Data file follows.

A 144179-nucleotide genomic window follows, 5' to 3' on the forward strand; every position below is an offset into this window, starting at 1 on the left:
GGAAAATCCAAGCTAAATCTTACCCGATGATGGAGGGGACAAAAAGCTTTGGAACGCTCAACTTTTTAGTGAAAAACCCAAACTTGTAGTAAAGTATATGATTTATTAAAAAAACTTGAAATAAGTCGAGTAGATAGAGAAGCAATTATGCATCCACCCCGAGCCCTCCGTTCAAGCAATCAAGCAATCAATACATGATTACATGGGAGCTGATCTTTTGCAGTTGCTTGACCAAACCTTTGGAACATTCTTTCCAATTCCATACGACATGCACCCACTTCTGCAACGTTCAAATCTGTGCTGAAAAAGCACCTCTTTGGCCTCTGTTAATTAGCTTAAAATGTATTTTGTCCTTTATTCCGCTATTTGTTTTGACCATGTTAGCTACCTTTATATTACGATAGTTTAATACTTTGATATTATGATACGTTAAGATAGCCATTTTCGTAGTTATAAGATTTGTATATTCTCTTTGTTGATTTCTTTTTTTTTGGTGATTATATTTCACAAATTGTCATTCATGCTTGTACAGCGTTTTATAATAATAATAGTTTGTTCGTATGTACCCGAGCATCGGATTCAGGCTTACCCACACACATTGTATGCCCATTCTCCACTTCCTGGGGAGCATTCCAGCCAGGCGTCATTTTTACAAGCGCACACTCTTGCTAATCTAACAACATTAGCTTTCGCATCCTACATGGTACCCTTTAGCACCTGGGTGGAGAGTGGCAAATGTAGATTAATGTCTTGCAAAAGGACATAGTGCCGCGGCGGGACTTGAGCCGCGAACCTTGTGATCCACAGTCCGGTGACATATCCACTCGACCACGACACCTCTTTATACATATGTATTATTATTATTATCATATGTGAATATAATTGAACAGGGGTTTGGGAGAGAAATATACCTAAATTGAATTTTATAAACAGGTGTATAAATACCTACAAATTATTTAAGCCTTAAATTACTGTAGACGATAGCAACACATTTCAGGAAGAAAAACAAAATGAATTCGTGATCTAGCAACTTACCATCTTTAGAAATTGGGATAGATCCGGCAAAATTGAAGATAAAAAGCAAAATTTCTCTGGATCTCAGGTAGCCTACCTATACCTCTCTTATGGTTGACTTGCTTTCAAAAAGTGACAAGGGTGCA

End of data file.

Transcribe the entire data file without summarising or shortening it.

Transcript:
A 144179-nucleotide genomic window follows, 5' to 3' on the forward strand; every position below is an offset into this window, starting at 1 on the left:
GGAAAATCCAAGCTAAATCTTACCCGATGATGGAGGGGACAAAAAGCTTTGGAACGCTCAACTTTTTAGTGAAAAACCCAAACTTGTAGTAAAGTATATGATTTATTAAAAAAACTTGAAATAAGTCGAGTAGATAGAGAAGCAATTATGCATCCACCCCGAGCCCTCCGTTCAAGCAATCAAGCAATCAATACATGATTACATGGGAGCTGATCTTTTGCAGTTGCTTGACCAAACCTTTGGAACATTCTTTCCAATTCCATACGACATGCACCCACTTCTGCAACGTTCAAATCTGTGCTGAAAAAGCACCTCTTTGGCCTCTGTTAATTAGCTTAAAATGTATTTTGTCCTTTATTCCGCTATTTGTTTTGACCATGTTAGCTACCTTTATATTACGATAGTTTAATACTTTGATATTATGATACGTTAAGATAGCCATTTTCGTAGTTATAAGATTTGTATATTCTCTTTGTTGATTTCTTTTTTTTTGGTGATTATATTTCACAAATTGTCATTCATGCTTGTACAGCGTTTTATAATAATAATAGTTTGTTCGTATGTACCCGAGCATCGGATTCAGGCTTACCCACACACATTGTATGCCCATTCTCCACTTCCTGGGGAGCATTCCAGCCAGGCGTCATTTTTACAAGCGCACACTCTTGCTAATCTAACAACATTAGCTTTCGCATCCTACATGGTACCCTTTAGCACCTGGGTGGAGAGTGGCAAATGTAGATTAATGTCTTGCAAAAGGACATAGTGCCGCGGCGGGACTTGAGCCGCGAACCTTGTGATCCACAGTCCGGTGACATATCCACTCGACCACGACACCTCTTTATACATATGTATTATTATTATTATCATATGTGAATATAATTGAACAGGGGTTTGGGAGAGAAATATACCTAAATTGAATTTTATAAACAGGTGTATAAATACCTACAAATTATTTAAGCCTTAAATTACTGTAGACGATAGCAACACATTTCAGGAAGAAAAACAAAATGAATTCGTGATCTAGCAACTTACCATCTTTAGAAATTGGGATAGATCCGGCAAAATTGAAGATAAAAAGCAAAATTTCTCTGGATCTCAGGTAGCCTACCTATACCTCTCTTATGGTTGACTTGCTTTCAAAAAGTGACAAGGGTGCA